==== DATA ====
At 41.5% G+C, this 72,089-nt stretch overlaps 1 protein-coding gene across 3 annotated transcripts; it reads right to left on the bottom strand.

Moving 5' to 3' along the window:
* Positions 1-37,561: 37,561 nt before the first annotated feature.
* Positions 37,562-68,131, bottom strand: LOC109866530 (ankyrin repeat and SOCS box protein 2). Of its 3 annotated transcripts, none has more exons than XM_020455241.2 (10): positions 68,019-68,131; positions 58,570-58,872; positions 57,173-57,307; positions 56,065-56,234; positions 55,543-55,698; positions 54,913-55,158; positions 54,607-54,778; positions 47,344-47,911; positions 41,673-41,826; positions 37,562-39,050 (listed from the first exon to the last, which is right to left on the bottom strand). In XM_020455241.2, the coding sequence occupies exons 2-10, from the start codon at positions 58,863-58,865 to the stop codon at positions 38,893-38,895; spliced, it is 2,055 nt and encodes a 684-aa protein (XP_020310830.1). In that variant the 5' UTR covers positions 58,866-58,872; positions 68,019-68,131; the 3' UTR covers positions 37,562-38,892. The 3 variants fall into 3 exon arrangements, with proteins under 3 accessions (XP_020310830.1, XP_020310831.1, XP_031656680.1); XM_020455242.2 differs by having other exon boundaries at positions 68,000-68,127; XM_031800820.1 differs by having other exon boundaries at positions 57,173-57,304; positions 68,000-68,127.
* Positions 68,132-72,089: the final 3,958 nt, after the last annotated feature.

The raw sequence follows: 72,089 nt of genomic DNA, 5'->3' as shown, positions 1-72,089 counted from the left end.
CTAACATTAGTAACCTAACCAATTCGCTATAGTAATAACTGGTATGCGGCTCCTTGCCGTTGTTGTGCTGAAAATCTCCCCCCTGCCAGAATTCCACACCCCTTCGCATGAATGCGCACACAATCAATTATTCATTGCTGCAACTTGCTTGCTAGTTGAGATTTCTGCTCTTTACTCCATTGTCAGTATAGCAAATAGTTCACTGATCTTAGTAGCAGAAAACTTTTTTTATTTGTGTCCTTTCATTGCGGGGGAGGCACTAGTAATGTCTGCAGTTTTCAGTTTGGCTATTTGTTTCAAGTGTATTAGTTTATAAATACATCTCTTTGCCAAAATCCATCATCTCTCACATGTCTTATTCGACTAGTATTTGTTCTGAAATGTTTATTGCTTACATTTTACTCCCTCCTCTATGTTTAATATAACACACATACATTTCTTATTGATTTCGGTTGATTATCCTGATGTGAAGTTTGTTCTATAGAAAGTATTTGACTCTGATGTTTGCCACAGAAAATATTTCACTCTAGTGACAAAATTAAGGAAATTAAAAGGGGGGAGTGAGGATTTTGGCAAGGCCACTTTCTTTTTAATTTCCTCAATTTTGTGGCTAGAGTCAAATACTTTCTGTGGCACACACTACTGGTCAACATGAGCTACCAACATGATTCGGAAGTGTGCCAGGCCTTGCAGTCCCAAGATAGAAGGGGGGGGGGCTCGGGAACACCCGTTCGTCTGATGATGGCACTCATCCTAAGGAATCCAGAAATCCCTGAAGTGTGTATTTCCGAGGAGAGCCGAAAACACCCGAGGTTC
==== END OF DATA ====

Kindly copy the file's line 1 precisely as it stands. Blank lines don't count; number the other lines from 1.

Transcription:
At 41.5% G+C, this 72,089-nt stretch overlaps 1 protein-coding gene across 3 annotated transcripts; it reads right to left on the bottom strand.